There is however another side to the Tang glories. The capital was once again at Chang An, that is modern Xian, where they took over and revitalised the town that had been the capital in the early part of the Han dynasty. Under the Tang, Chang An became probably the most populous city in the world with over a million inhabitants. But though Chang An may have been big, it was certainly the most authoritarian city the world had ever seen. It was surrounded by vast walls which enclosed an area three or four times bigger than the later town of the Ming dynasty – today one of the wonder sites for the visitor to China. Within the walls the whole city was divided up in a rigid grid system with each ward surrounded by its own wall, where the gates were locked at night, and the sound of the nightly curfew summoned the inhabitants back to their homes every night without fail: we describe the system separately in our chapter on the Chinese palaces. It was an amazing system, and one where any concept of freedom was totally absent. But it worked well for several hundred years.
Although the Tang dynasty when seen from afar was a golden age, a quick look under the surface reveals the usual ups and downs. The best emperor was as usual the second emperor, Taizong. He began in ruthless manner by deposing his father, the first Emperor, then assassinating both his brothers and having all their 12 children put to death. However once this ruthlessness was behind him, he settled down to become the wisest of all emperors. He selected good advisers and listened to their advice and China flourished. He was also a very good general, and beat up the Turkic tribes to the north, and established the boundaries of China further out than ever before.
Fifty years later came one of the strangest episodes in Chinese history – a woman became the Emperor, or rather the Empress Wu. She began as a fifth rank concubine, worked her way up to being the ‘first consort’, and when the emperor became incapacitated, she moved to becoming regent and eventually pushed him out and became Empress in her own right, from 690 to 705.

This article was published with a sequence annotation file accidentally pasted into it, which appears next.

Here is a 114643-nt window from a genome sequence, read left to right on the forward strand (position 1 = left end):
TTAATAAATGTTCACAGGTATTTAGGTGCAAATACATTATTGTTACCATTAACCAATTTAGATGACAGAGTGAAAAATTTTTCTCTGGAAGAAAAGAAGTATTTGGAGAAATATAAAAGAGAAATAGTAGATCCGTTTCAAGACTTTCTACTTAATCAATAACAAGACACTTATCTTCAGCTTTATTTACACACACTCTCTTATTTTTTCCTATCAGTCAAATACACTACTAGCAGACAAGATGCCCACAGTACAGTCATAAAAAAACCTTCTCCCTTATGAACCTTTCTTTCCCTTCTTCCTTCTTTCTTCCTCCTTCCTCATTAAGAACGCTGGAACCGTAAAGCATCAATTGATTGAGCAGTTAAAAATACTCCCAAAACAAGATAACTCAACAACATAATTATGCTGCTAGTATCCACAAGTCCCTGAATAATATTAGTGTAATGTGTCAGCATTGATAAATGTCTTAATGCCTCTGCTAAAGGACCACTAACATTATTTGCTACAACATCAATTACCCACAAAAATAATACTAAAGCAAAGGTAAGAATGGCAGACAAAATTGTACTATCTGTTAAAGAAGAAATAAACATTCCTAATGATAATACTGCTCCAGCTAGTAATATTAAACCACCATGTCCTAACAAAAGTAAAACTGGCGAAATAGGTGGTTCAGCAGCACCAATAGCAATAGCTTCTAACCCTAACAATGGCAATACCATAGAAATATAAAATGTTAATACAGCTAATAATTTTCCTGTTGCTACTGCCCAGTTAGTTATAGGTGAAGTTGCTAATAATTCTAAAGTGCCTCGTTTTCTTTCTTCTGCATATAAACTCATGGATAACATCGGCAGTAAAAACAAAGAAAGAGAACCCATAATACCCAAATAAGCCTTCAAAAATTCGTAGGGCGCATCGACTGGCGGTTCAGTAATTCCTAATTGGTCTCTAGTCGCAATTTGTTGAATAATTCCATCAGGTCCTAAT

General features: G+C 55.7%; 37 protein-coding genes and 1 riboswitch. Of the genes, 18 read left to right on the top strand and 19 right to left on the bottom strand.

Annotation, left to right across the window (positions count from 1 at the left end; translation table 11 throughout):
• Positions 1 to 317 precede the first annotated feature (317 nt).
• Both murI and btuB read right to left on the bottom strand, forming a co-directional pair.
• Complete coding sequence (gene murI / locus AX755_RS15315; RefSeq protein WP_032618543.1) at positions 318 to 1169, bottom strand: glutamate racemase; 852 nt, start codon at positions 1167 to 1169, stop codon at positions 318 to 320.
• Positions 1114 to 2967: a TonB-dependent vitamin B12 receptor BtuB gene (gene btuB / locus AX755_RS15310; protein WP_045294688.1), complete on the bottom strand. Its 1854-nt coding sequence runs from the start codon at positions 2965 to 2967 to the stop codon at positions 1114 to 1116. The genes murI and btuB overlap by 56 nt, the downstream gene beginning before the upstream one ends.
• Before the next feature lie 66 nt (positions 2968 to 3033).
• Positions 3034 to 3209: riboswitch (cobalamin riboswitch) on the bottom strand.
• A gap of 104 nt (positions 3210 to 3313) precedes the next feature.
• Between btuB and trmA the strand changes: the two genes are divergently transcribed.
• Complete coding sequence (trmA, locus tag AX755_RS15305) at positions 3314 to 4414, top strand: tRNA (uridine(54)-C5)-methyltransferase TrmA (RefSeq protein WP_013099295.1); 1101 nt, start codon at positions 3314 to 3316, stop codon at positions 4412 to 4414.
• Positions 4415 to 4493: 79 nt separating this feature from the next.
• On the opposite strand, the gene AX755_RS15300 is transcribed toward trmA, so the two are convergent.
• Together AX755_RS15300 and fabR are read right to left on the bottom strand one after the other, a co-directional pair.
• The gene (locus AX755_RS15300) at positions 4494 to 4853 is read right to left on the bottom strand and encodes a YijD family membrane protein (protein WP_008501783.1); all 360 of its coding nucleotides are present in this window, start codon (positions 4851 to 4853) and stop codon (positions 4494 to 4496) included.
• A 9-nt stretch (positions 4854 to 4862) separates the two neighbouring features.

But the most glamorous, and tragic, Emperor was the Emperor Xuanzong, 712 to 756, who began brilliantly but ended disastrously. This was the great age of culture: he was himself a considerable poet, and promoted poetry, establishing an academy for poets. But he was also an able administrator reforming the equal field system. But the thing at which he really excelled was sex. He was a prodigious performer, having numerous concubines and producing 30 sons and 29 daughters.
The ‘Palace ladies’ had elaborate ranks, which constantly changed. The traditional (Rites of Chou) rankings were:
9 Imperial concubines
27 Shifus (who appear to be translated somewhat unromantically
as ‘Accredited workers’)
81 Imperial Wives
These wives were in turn ranked, with titles such as:
Talented lady, or simply
However sex was Xuanzong’s downfall. When he was approaching 60, he fell madly in love with a girl of 20, Yang Guifel. She was beautiful and sexy but unfortunately lacked sound political sense. In 755, one of her favourites, the provincial governor An Lushan rebelled, and his rebellion threatened to bring down the whole dynasty. Eventually the rebellion was defeated but Xuanzong was forced to abdicate and hand power to his son. He lived on several years, occasionally interfering; but it was a sad end to a brilliant start. The story of his love affair with Yang Guifel became the subject of many plays and operas.
The An Lushan rebellion proved to be a turning point. In order to put down the rebellion, provincial governors had to be placated and given more power, and many became independent, paying no taxes to the central government. As a result the equal field system was replaced by a land tax system while a new salt tax proved very lucrative. But the central government lost more and more power. Factionalism proved troublesome. The emperors called in the eunuchs to settle matters but this proved even worse, for the eunuchs began to form yet another independent power. Eventually in 906 the Tang dynasty came to an end, and for the 50 years, power was shared between a succession of fleeting dynasties.
On to the Song dynasty